At the end of the fourth month of his nine decades and three years on Earth, Filomeno Avanceña Bautista entered into eternal life on April 29, 2021. “Dodong” as he was fondly known to family and friends, was a model of integrity who was looked up to by everyone who had the privilege of knowing and working with him. He had a 45-year career with the one and only job he held in his professional life, as a career executive with Del Monte Philippines Inc. (DMPI), formerly Philippine Packing Corporation, like PPC, where he rose through the ranks to become a purchasing manager, hospital administrator, manager of DMPI Cooperative, reaching the pinnacle as President of the Cooperative Union of the Philippines (CUP) where he served for three consecutive terms. In his civic affairs, he was also a member of the Cagayan de Oro Historical and Cultural Commission during the administration of the late Mayor Pablo P. Magtajas. Dodong was the second child of his namesake the eminent historian  Filomeno “Nono” Marcos Bautista y Abellanosa and Hospecia “Pesing” Avanceña y Chaves. According to a tribute read at his wake by his nephew, Judge Vincent “Vince” Bautista Rosales, the only son of his elder sister Henrietta (“Tita”), he was actually the third in a succession of Filomenos in the family. The first Filomeno was his grandfather Filomeno Bautista y Neri. Born on April 25, 1890, in Cagayan de Misamis, his father Nono personally witnessed the Fiesta Nacional of January 10, 1899, celebrating the Philippine independence from Spain. A government scholar at the Philippine Normal School, he was appointed principal of Mambajao Elementary School in Camiguin and eventually became the Division Academic Supervisor of Misamis, Surigao, Bukidnon. For this momentous birth of his first son, Nono wrote in his diary: “On May 26, 1927, a baby boy was born to us in Mission Hospital. Rays of sunshine were seen in the family and our third child was named Filomeno. Esther was fond of him and she would oftentimes come up to his crib and kiss him. She called her Papa Junior. At the delivery were Miss Florence Fox and Miss Ortega, myself, my mother-in-law (Fortunata Chaves Avancena). Pesing stayed in the hospital for 9 days and Dr. Ramos just charged us P75.” “As recounted by my mom, Tito Dodong was sickly as a child. He suffered from nephritis and Lolo (Nono), then assigned in Surigao, would often order from his friend a ship captain, to buy Bear Brand milk for him in Cebu,” Judge Vince recalls. He grew up in the family residence in Licoan, the present site of a convenience store next to Sabal Hospital. He learned to play the violin which he didn’t like very much since he was teased by his friends for engaging in an effeminate pursuit. But he would also join his barkada in making kabit on tartanillas all the way to  Divisoria and back on their roller skates. When the family put up the Cagayan de Oro Hotel sometime in 1938-1939 next to Plaza Divisoria at the corner of what is now Tiano Brothers and Tirso Neri streets, it was the first recorded public installation of the name.  “This was our second hotel just before the war in 1938-1939,” the late Dodong recalled during a 2020 interview at this residence. “My father named it the Cagayan de Oro Hotel because at that time Cagayan was known for the gold which could easily be found in the hills of its hinterlands like Tumpagon. It was our second hotel after the first one my father established on a rented property fronting what is now the downtown office of Cepalco.”  “My father was a former Division Academic Supervisor and he coined the name long before Mayor Max Suniel became the city’s first mayor, and long before Assemblyman Maning Pelaez named the city in his bill,” he added. Manong  Dodong attributed his father’s coining of the phrase Cagayan de Oro to his passion for history. An educator, his father founded the  Parent  Teachers  College  (now Phinma Cagayan de Oro College)  and relentlessly pursued his research on the history of Cagayan de Misamis. He retired in 1933 to write Glimpses of Mindanao-The Land of Promise and The Bautista Manuscript of the Philippine Revolution in Misamis Province, 1900-1901, both published in 1939. “I was his clerk for both manuscripts,” he noted. After school, Dodong’s Lola made him sell barquillos, and like most boys his age, he was a shoeshine boy along with Tito Lando and Tito Ted, Judge Vince recounts. When World War II broke out on December 8, 1941, Dodong was 14 and in second-year high school at the Misamis Oriental Provincial High School. As a member of a Boy Scout Troop, he and his fellow Scouts in their uniforms helped direct traffic and enforce the mandatory blackout alongside Filipino and American soldiers. Among the fellow Scouts in his troop were former Mayor Reuben Canoy, and Fernando Ablaza, while their Scoutmaster was Segundo Salas. (Click on the link to read more). Though the family evacuated to Olot, Balingasag, they did not abandon their residence in Licoan and would surreptitiously check on it from time to time. Later, upon hearing that they were in danger from some wayward Magahats, the family moved the town proper, finally settling in Sapong, Lagonglong. The family survived the war by making soap which they bartered for food and other essentials. (more on that story by Celine Itchon from this link) “ When I was about to go to college at the Ateneo de Manila, Lolo and I won a national writing contest about recounting his experiences as a civilian here in Misamis Oriental during World War II,” his granddaughter Celine Itchon remembers.  “Lolo was with me when I went to Ateneo to look at the campus and the dorm.  He even called a good friend in Manila and informed him of the good news. I cannot forget this because his friend, Mr. Terry Mon brought us to the best Chinese restaurant and treated us to a sumptuous dinner.” After the war, Manong Dodong was accelerated and he graduated in 1947  at the Misamis  Oriental Provincial  High School, with his best friend Reuben Canoy (whom he fondly calls “ Guy” ) as valedictorian. He pursued his college degree in BS Commerce (Accounting) at the University of the East and afterward worked for the first and only company in his 45-year professional career with Del Monte Philippines, Inc. (DMPI, formerly PPC, Philippine Packing Corporation) then the first and only multinational company in the city.  Phil (Bebot), his eldest child, recalls his visits to the PPC office when he was a kid. “Daddy was always a corporate man. I remember when I was 5 or 6 years old he would always ask me if I wanted to go to his office during Saturdays and reminded me to bring a jacket for, during that time when Americans were the bosses at PPC, the offices were really cold from the air con units running.” Judge Vince relates, “I was indeed fortunate to have two models of integrity as a judge - my father who led an honest life as a BIR employee  who never enriched himself in his position, and my Tito Dodong who led a modest life while serving in  various executive positions at PPC.” “He was successful in his career,  rising from the ranks to an executive position. I respect my uncle for his integrity as a purchasing manager of PPC. It was a juicy position but I never heard any comment that he received any bribes for any contract of supply or  purchase he entered into.” From the rank and file, Dodong was promoted to supervisor, then purchasing manager, hospital administrator, consultant to the Del Monte credit union, then as President of the Cooperative Union of the Philippines - the pinnacle of his career. On March 16, 1957, Dodong married Mengkie Lumbre of Palawan and Tacloban whose family emigrated to Cagayan de Oro after the war. Mengkie was a graduate of Lourdes College. The couple has six children: Filomeno (Bebot/Phil), Cesar (Peewee), Raul (Bambi), Naomi Ruth       (Honey)  Bautista-Roble, Suzette (Sue) Bautista Itchon, and Robert (Bobby). Phil and  Bobby are currently residing in the US. However, it was not all flowers and sunshine since his busy schedule often kept him away from his family. If one wanted to meet with him at home, one had to be early at his house otherwise you wouldn't catch him. When Manong Dodong finally decided to retire in 2002,  he continued to pursue his  Papa  Nono’s advocacy in preserving the history and heritage of Cagayan de Oro. To this end, he served as a commissioner in the City Historical and Cultural Commission (HISCOM) in 2000 with his brother, the late Thaddeus Teddy Bautista.  He continued his passion even beyond his tenure as commissioner by staying active in the city’s history and heritage activities. Dodong and Mengkie also moved from Gusa to Capisnon, Kauswagan in 2011. Judge Vince recounts how his mom, Dodong’s elder sister Henrietta (Tita) always made it a point to visit them on weekends. “Tito Dodong always saw my mom, being the eldest, as the matriarch of the Bautista clan. My mom always visited Tito Dodong and Tita Mengkie on weekends bringing food, pasalubong for her younger brother. The pandemic was never a deterrence. When I asked why it was always us who visited them, Ma said Tito Dodong couldn’t visit him since he always wanted Tita Mengkie by his side. Tito Dong and Tita Mengkie became inseparable in their twilight years. And for Mama and Tito Dodong the close fraternal bond is best exemplified with no disgust for the past 93 years.” “We may see his death as untimely, but in God's view it was timely, it was his appointed time and no one could question it . But that is life – mais c’est le vie.” (with Vincent Bautista Rosales and  Eduardo Itchon)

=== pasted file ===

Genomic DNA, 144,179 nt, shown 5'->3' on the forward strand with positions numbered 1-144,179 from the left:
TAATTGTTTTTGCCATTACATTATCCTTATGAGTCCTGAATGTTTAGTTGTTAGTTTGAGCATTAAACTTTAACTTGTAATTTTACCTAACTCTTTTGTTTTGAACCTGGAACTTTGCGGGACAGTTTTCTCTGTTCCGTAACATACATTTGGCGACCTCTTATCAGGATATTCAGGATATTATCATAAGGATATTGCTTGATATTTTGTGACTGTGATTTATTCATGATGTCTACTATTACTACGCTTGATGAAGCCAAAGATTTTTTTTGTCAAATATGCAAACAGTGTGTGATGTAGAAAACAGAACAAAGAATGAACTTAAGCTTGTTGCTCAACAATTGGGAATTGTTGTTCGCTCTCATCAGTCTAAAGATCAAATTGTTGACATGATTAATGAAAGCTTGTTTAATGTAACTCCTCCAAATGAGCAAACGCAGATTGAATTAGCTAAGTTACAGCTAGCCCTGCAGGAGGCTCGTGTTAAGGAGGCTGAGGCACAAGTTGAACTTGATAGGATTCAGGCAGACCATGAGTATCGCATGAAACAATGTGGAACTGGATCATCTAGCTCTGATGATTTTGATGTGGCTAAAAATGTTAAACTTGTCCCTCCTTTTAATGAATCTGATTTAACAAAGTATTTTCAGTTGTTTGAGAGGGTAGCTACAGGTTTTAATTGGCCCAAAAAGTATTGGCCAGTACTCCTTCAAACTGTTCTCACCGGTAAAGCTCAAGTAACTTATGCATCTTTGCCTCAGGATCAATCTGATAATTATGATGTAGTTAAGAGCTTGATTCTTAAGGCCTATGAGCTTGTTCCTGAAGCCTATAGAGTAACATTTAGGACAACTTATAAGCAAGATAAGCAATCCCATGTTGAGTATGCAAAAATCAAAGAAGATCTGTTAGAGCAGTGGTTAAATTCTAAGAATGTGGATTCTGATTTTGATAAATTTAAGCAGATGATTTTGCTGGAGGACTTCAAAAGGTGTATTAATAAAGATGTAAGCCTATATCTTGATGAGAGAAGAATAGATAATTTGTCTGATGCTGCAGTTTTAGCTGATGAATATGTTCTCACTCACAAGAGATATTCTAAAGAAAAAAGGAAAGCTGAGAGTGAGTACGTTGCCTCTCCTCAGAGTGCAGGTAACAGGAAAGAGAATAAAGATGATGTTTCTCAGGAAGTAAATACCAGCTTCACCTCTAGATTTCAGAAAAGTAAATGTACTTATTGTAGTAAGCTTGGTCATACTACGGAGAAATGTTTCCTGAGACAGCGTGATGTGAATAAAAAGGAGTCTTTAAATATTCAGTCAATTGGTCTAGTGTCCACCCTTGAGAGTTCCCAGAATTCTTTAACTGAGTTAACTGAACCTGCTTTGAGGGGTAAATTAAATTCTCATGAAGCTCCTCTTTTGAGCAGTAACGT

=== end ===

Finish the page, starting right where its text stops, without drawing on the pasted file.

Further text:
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Bangladesh cites Oro artist's sculpture